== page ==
THE reason behind a charitable donation from a North Wales food festival to a Merseyside hospital is a heart-warming story of a local businesswoman who says the centre helped save her life.

Jo Smith, from Wrexham, was transferred to the Walton Centre in Liverpool after suffering a brain haemorrhage nine years ago.

She recalls that, whilst driving in the town, it felt like someone had ‘hit her on the back of the head with a baseball bat’.

She said: “I started to think about the stroke prevention advert on the TV, the one where the woman starts to show a flame in her head, the advert still gives me the creeps.

“Following the advice from the advert, I started to push my fingers and nails into my face, I could only feel very slight feelings. I kept raising my arms above my head, and I kept shouting to see if my speech was slurred. I drove home, which sounds odd, but I was frightened to stop the car and get out as I thought I would not be able to stand up and people may think I was drunk.”

Jo said that, when her husband Rob arrived home from work, he immediately knew something was wrong and dialled 999. An on-call doctor came out to see Jo, initially thought it was a migraine, and gave her some strong pain killers and advised her to call 999 if things get worse.

Although feeling that something wasn’t right, Jo decided to return to work the following week.

Unable to walk in a straight line, or more than 10 steps without stopping, she went to see GP who quickly referred her to Wrexham Maelor Hospital with a suspected brain haemorrhage.

After undergoing a series of tests it was confirmed that Jo had a bleed on the brain and was transferred to the Walton Centre in Fazakerley, Liverpool.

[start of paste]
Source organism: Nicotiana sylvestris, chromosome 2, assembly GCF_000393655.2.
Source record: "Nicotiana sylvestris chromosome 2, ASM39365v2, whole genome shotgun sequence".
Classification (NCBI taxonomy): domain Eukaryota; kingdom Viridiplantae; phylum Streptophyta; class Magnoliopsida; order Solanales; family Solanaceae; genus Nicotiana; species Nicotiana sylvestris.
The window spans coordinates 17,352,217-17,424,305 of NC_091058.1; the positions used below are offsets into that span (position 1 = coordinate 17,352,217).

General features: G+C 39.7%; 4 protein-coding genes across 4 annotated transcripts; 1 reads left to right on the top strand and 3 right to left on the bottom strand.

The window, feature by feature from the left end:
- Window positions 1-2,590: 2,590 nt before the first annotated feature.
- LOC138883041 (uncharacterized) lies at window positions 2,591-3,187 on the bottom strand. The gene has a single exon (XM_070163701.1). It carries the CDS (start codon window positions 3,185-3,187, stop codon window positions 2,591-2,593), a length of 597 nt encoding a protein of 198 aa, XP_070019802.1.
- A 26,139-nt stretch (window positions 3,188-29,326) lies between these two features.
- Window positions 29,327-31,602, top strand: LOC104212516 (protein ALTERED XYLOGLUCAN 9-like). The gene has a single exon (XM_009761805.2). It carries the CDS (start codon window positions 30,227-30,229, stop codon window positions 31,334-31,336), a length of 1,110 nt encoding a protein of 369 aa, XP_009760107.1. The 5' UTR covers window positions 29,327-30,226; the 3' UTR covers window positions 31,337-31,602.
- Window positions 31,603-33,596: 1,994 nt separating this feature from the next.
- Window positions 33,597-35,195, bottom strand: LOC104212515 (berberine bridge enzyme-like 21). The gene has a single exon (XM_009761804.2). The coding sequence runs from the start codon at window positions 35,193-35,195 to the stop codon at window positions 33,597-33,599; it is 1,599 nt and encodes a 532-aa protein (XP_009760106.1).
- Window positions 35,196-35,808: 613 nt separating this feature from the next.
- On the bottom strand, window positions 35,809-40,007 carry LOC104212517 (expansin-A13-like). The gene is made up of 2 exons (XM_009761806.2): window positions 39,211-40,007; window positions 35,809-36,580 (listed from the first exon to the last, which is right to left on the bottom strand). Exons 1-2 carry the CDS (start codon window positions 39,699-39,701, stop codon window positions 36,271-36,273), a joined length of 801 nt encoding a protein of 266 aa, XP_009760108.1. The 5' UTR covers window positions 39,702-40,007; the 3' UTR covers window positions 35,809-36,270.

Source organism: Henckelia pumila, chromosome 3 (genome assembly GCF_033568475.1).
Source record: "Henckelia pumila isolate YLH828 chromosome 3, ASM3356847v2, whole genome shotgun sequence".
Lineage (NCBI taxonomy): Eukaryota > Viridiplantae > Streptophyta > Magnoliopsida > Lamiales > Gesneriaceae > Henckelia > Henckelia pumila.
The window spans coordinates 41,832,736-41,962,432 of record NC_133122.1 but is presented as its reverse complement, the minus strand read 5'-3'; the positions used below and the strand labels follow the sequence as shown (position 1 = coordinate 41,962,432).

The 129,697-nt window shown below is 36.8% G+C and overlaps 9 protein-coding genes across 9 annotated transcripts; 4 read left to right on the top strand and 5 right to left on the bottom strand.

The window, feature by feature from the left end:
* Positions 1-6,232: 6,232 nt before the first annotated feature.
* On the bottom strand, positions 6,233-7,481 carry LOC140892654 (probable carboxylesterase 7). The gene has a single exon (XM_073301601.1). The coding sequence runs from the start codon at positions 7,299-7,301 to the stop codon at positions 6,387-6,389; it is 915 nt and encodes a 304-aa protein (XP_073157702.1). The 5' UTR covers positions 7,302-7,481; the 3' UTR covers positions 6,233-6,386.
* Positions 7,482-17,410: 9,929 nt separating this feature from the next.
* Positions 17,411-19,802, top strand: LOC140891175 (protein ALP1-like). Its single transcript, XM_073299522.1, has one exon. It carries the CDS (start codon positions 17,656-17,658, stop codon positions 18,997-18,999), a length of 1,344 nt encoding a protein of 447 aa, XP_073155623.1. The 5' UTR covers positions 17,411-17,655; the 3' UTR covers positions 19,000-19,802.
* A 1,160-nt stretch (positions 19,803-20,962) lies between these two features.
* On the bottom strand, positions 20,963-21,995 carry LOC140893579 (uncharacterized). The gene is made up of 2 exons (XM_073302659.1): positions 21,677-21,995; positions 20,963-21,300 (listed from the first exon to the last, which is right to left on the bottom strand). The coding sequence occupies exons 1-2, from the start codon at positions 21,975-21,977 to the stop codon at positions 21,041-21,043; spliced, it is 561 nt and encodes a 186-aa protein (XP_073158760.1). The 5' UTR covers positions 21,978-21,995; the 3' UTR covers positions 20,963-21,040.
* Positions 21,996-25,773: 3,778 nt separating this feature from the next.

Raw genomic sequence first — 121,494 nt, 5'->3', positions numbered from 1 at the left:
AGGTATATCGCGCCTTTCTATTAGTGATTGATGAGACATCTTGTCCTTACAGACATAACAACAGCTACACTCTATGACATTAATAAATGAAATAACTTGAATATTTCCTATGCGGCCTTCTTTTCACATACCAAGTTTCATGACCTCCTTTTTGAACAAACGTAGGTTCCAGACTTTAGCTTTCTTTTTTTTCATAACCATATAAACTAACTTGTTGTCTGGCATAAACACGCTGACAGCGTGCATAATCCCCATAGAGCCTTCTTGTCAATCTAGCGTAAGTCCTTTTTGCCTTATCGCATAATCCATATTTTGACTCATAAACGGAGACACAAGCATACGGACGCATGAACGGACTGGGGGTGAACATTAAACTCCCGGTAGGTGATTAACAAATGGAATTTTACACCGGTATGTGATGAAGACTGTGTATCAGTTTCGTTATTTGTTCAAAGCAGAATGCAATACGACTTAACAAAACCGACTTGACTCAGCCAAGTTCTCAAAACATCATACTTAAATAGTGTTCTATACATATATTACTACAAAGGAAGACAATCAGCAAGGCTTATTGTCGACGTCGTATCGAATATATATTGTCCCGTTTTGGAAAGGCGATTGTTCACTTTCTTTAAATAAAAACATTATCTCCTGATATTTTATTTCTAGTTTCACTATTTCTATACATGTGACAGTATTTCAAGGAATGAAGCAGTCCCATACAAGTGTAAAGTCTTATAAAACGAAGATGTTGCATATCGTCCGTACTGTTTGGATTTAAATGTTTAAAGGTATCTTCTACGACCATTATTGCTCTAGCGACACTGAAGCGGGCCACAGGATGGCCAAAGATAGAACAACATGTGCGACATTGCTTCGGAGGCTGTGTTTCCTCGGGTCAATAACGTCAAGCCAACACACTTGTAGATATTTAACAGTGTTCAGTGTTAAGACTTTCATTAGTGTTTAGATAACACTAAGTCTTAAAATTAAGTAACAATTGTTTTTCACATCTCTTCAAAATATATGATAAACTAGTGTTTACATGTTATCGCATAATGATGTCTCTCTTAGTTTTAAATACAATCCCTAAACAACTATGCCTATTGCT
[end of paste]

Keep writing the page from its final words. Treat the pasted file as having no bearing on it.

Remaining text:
“The Walton Centre were fantastic with me, as they are with all the other people they treat”, explained Jo.

Just five years after suffering a brain haemorrhage, Jo needed treatment from the centre again when she began having spasms in her right arm. Specialists later told Jo she had epilepsy, causing her to lose her driving licence for 12 months until the spasms were under control.

After her treatment, Jo and Rob wanted to give something back to the centre and used their involvement with the Hope Mountain Hike as a basis for fundraising. They have since raised thousands of pounds for the centre – with £20,000 in the last year alone - and a further £1,000 after the successful Wrexham Food and Drink Festival.

She said: “Some people may ask why the Wrexham Food Festival has chosen the Walton Centre as a charity to support. The reason is simple, they support the North Wales community with people suffering with neurological issues, and as someone from Wrexham who is here with their help, and part of the committee it is a wonderful fit.”

Mrs Smith, who is a director of the revamped Wrexham Food and Drink Festival, launched her artisan company ‘Little Welsh Cheese’ in 2014 and has expanded to launch cookery workshops this year.